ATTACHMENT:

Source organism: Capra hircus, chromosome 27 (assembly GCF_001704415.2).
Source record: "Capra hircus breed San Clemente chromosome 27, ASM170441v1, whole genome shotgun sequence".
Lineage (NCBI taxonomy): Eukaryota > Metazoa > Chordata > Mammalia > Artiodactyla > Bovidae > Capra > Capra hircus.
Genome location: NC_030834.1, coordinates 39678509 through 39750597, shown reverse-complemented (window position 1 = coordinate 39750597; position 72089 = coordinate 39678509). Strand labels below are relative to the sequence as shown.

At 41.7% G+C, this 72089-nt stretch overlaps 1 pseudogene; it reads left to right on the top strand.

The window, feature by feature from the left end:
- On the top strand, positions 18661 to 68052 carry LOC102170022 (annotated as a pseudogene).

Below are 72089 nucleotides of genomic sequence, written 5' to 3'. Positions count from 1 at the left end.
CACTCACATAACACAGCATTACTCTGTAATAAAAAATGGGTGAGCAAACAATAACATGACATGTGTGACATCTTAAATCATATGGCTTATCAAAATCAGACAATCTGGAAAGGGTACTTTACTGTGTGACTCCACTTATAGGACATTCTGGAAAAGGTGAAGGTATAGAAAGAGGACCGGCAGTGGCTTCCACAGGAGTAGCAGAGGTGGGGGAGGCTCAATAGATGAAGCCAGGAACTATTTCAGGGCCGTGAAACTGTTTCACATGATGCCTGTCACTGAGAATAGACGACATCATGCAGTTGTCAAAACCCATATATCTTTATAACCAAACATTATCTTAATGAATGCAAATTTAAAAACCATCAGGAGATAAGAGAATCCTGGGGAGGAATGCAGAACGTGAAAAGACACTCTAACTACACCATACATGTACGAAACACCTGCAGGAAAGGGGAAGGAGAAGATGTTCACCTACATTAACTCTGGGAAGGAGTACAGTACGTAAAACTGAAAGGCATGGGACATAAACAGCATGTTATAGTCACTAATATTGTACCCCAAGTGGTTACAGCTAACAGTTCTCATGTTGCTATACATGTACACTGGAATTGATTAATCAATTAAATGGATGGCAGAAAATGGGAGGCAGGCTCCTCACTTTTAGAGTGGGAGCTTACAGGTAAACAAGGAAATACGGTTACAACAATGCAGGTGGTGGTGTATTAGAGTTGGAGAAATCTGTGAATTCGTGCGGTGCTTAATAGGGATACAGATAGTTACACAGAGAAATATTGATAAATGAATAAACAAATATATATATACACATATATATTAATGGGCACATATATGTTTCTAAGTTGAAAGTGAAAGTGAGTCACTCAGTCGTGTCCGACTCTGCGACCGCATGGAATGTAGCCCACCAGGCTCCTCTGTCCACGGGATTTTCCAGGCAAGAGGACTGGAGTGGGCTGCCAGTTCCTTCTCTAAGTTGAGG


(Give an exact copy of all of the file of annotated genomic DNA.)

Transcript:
Source organism: Capra hircus, chromosome 27 (assembly GCF_001704415.2).
Source record: "Capra hircus breed San Clemente chromosome 27, ASM170441v1, whole genome shotgun sequence".
Lineage (NCBI taxonomy): Eukaryota > Metazoa > Chordata > Mammalia > Artiodactyla > Bovidae > Capra > Capra hircus.
Genome location: NC_030834.1, coordinates 39678509 through 39750597, shown reverse-complemented (window position 1 = coordinate 39750597; position 72089 = coordinate 39678509). Strand labels below are relative to the sequence as shown.

At 41.7% G+C, this 72089-nt stretch overlaps 1 pseudogene; it reads left to right on the top strand.

The window, feature by feature from the left end:
- On the top strand, positions 18661 to 68052 carry LOC102170022 (annotated as a pseudogene).

Below are 72089 nucleotides of genomic sequence, written 5' to 3'. Positions count from 1 at the left end.
CACTCACATAACACAGCATTACTCTGTAATAAAAAATGGGTGAGCAAACAATAACATGACATGTGTGACATCTTAAATCATATGGCTTATCAAAATCAGACAATCTGGAAAGGGTACTTTACTGTGTGACTCCACTTATAGGACATTCTGGAAAAGGTGAAGGTATAGAAAGAGGACCGGCAGTGGCTTCCACAGGAGTAGCAGAGGTGGGGGAGGCTCAATAGATGAAGCCAGGAACTATTTCAGGGCCGTGAAACTGTTTCACATGATGCCTGTCACTGAGAATAGACGACATCATGCAGTTGTCAAAACCCATATATCTTTATAACCAAACATTATCTTAATGAATGCAAATTTAAAAACCATCAGGAGATAAGAGAATCCTGGGGAGGAATGCAGAACGTGAAAAGACACTCTAACTACACCATACATGTACGAAACACCTGCAGGAAAGGGGAAGGAGAAGATGTTCACCTACATTAACTCTGGGAAGGAGTACAGTACGTAAAACTGAAAGGCATGGGACATAAACAGCATGTTATAGTCACTAATATTGTACCCCAAGTGGTTACAGCTAACAGTTCTCATGTTGCTATACATGTACACTGGAATTGATTAATCAATTAAATGGATGGCAGAAAATGGGAGGCAGGCTCCTCACTTTTAGAGTGGGAGCTTACAGGTAAACAAGGAAATACGGTTACAACAATGCAGGTGGTGGTGTATTAGAGTTGGAGAAATCTGTGAATTCGTGCGGTGCTTAATAGGGATACAGATAGTTACACAGAGAAATATTGATAAATGAATAAACAAATATATATATACACATATATATTAATGGGCACATATATGTTTCTAAGTTGAAAGTGAAAGTGAGTCACTCAGTCGTGTCCGACTCTGCGACCGCATGGAATGTAGCCCACCAGGCTCCTCTGTCCACGGGATTTTCCAGGCAAGAGGACTGGAGTGGGCTGCCAGTTCCTTCTCTAAGTTGAGG